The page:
The other day I run into the art of Leo and Diane Dillon for the first time and was absolutely stunned. So many amazing images! Fantastic drawing teqnicue! And I never heard of them before, over here in Sweden! But from their work I can easily guess that they must be very well known (and a quick Google check confirms that in a second).
It is so wonderful to find great, talented and inspiring illustrators that you did not know of before! It is like exploring a new world. Especially in this case with the enourmous amount of images they have created over many decades in so many different styles, almost a new one for every project it seems.
I found them on the great blog The art of Leo and Diane Dillon. With post after post showing their work all the way from the mid 50´s when they graduated from Parsons school of Design in New York. They got married and started a lifelong unusual co-operation in making drawings together as a team. And they kept working together until 2012, when Leo Dillon past away.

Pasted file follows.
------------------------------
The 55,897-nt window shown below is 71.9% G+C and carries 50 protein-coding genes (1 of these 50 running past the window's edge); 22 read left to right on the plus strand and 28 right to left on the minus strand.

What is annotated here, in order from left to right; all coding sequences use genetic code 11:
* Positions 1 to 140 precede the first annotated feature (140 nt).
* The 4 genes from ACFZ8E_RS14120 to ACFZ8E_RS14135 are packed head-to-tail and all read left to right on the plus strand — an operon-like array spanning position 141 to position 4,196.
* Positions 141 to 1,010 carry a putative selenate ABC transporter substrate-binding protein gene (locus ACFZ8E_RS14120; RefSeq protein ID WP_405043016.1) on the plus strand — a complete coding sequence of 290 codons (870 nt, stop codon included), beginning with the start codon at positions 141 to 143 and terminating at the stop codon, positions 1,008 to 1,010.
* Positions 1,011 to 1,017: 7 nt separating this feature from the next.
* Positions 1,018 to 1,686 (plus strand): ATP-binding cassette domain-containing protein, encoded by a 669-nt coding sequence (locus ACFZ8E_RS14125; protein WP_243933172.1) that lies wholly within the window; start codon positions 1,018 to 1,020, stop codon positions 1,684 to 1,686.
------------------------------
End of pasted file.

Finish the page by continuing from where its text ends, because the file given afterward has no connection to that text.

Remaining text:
It is so interesting to follow their work progress. How they picked up the many different “modern” styles thru the decades, but still remained so true to their own estetic world.
Dillons had a marvelous gift for detailed patterns that I really envy. Based in traditional art and culture, and expressed in swirling moving fabrics, hairs, feathers, wind.
Many motifs came back over and over again, and that is so nice, because that is like the Dillons own language. There are for example lots of birds, feathers and blowing winds in the drawings. And lots of different variations of the sun, moon and sky.
Lots of folk culture mixtures between human, animals and nature. Lots of african and african-american motivs and historic art and cultural influences. And lots of medieval details and motivs too. The Dillons really seem to know their history, art history as well as folk cultural history, and use it very well.
Even thou it is far from what I draw I really love their many fantastic and fantasy packed images and style. It is so well made, with such high detail level and with such a good feeling to it.
I wish I could make patterns and swirling lines like they do, but I can not. But Leo and Ann Dillon are great masters and hopefully I can learn something from them…
All these images are from the blog The art of Leo and Diane Dillon.